Background: Acquired flexible flatfoot encompasses a wide spectrum of disease, and there is no validated treatment protocol. We hypothesized that a medializing calcaneal osteotomy with a flexor digitorum longus transfer is adequate to correct a less severe acquired flexible flatfoot but not a more severe flatfoot. We also hypothesized that use of an additional procedure would further correct the flatfoot.
Methods: The study included seven pairs of cadaver specimens, with one side randomly selected for the creation of a mild flatfoot deformity and the other, for the creation of a severe flatfoot deformity. Cyclic axial load was applied to the intact foot, to the flatfoot, after correction with a medializing calcaneal osteotomy and a flexor digitorum longus transfer, and after the addition of a subtalar arthroereisis. Radiographic and pedobarographic data were obtained at each stage. A repeated-measures analysis of variance with post hoc analysis was used to compare all parameters in the intact foot with those in the flatfoot and corrected specimens. A Student t test was used to compare flatfoot severity between the mild and severe models.
Results: Compared with the intact foot, the mild and severe flatfoot models showed a significant change in the talar-first metatarsal angle (p = 0.01 and 0.03, respectively), talonavicular angle (p = 0.04 and 0.04), and medial cuneiform height (p = 0.03 and 0.05). The mild and severe models were significantly different from each other with regard to the talar-first metatarsal angle (p = 0.003) and talonavicular angle (p = 0.002). After the osteotomy and tendon transfer in the mild-flatfoot model, the talar-first metatarsal angle and talonavicular angle were not significantly different from those in the intact state. In the severe-flatfoot model, the talar-first metatarsal angle, talonavicular angle, and medial cuneiform height remained significantly undercorrected after the osteotomy and tendon transfer. After the arthroereisis, the talonavicular angle and medial cuneiform height were not significantly different from the values for the intact foot.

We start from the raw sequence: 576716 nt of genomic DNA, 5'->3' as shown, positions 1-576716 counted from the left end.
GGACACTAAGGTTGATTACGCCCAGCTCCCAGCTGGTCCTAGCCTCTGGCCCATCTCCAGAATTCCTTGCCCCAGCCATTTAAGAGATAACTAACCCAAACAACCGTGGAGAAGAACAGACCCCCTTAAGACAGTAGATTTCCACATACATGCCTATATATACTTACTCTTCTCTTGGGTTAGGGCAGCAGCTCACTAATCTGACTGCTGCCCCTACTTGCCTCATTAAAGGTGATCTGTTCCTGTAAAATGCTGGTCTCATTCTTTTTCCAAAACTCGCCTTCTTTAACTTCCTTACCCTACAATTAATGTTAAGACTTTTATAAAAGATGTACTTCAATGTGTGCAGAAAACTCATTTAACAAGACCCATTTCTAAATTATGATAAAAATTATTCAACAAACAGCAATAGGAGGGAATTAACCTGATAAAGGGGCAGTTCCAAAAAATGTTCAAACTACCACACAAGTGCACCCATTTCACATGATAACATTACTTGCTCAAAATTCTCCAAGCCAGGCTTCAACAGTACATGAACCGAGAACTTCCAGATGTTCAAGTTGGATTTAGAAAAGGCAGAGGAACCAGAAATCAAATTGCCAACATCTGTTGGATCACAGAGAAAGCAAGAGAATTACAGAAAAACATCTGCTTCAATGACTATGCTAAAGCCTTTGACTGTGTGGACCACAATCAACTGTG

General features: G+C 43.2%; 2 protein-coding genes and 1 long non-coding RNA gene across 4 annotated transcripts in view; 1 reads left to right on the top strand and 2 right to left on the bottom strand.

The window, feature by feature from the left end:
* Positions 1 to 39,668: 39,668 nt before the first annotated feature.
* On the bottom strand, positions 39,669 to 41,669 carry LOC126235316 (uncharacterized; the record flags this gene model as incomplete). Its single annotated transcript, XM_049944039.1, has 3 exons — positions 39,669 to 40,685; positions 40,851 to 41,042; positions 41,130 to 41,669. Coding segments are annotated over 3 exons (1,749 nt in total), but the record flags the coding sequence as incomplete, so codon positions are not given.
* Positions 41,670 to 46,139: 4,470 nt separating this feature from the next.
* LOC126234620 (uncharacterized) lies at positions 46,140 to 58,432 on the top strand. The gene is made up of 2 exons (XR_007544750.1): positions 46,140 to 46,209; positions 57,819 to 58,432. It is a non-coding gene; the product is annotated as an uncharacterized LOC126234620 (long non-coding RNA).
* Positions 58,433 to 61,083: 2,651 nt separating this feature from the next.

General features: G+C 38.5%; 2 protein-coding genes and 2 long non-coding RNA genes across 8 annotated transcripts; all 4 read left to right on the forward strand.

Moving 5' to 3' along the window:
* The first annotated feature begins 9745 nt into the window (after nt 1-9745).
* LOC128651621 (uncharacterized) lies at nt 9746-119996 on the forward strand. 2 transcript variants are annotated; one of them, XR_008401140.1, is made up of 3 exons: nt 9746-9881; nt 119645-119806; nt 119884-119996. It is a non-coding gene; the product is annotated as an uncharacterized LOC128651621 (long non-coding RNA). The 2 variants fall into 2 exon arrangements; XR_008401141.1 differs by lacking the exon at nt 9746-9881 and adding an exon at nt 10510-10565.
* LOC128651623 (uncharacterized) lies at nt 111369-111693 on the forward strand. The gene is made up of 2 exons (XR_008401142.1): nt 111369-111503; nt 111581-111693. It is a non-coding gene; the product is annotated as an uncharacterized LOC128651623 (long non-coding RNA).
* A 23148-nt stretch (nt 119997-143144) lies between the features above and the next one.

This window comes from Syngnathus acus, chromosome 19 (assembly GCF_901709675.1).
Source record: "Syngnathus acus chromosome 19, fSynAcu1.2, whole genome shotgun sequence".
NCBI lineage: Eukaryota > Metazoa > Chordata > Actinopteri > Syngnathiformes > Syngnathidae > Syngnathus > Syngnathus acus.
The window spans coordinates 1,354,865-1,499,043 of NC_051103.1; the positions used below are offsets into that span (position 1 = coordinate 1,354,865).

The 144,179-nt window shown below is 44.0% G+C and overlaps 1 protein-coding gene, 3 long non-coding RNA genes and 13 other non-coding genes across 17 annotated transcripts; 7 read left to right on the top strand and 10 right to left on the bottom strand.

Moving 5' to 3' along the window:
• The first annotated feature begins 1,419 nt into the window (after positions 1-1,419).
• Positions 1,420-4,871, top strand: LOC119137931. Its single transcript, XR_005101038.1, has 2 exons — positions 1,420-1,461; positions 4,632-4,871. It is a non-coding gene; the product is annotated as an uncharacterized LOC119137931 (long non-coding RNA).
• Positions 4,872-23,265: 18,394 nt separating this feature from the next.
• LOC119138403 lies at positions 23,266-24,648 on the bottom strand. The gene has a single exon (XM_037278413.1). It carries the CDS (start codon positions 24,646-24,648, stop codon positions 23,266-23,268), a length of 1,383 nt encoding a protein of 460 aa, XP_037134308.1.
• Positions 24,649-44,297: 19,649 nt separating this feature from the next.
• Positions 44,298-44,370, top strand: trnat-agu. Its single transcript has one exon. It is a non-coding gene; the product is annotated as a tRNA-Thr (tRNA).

Conclusions: In a cadaver model, the effectiveness of different procedures on radiographic and pedobarographic parameters varies with the severity of an acquired flatfoot deformity.
Clinical Relevance: This study suggests that less severe acquired flexible flatfoot might be appropriately treated with a combined medializing calcaneal osteotomy and flexor digitorum longus transfer and that severe flatfoot might require an additional procedure for adequate correction.